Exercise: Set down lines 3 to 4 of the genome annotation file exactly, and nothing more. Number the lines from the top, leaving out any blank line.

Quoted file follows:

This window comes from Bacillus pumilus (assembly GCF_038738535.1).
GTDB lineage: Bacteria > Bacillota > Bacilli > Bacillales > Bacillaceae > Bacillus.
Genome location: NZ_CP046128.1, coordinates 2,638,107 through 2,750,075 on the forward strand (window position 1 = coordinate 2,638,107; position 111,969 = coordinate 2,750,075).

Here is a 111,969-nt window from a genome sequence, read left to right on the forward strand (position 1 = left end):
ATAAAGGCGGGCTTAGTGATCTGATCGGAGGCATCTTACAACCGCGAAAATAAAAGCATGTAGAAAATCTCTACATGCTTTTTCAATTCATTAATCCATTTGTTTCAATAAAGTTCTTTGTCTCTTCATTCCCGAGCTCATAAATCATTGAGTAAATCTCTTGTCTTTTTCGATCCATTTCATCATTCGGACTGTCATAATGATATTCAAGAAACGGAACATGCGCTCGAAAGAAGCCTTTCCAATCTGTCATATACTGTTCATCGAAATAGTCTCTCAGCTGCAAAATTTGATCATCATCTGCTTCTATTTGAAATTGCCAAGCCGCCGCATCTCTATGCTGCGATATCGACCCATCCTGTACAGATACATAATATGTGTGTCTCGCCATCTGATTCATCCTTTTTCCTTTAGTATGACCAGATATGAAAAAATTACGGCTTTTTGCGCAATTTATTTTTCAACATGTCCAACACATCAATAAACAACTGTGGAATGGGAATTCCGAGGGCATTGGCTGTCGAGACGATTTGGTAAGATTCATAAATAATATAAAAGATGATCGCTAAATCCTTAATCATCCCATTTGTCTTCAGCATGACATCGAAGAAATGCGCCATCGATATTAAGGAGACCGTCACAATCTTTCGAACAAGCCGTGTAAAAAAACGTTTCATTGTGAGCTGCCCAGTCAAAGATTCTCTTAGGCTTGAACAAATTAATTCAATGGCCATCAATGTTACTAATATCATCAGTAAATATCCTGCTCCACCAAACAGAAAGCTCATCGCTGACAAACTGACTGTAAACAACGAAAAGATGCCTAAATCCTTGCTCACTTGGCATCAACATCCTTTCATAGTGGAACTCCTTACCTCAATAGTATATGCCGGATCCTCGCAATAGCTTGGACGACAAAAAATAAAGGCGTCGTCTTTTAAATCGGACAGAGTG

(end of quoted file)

Genome location: NZ_CP046128.1, coordinates 2,638,107 through 2,750,075 on the forward strand (window position 1 = coordinate 2,638,107; position 111,969 = coordinate 2,750,075).

Here is a 111,969-nt window from a genome sequence, read left to right on the forward strand (position 1 = left end):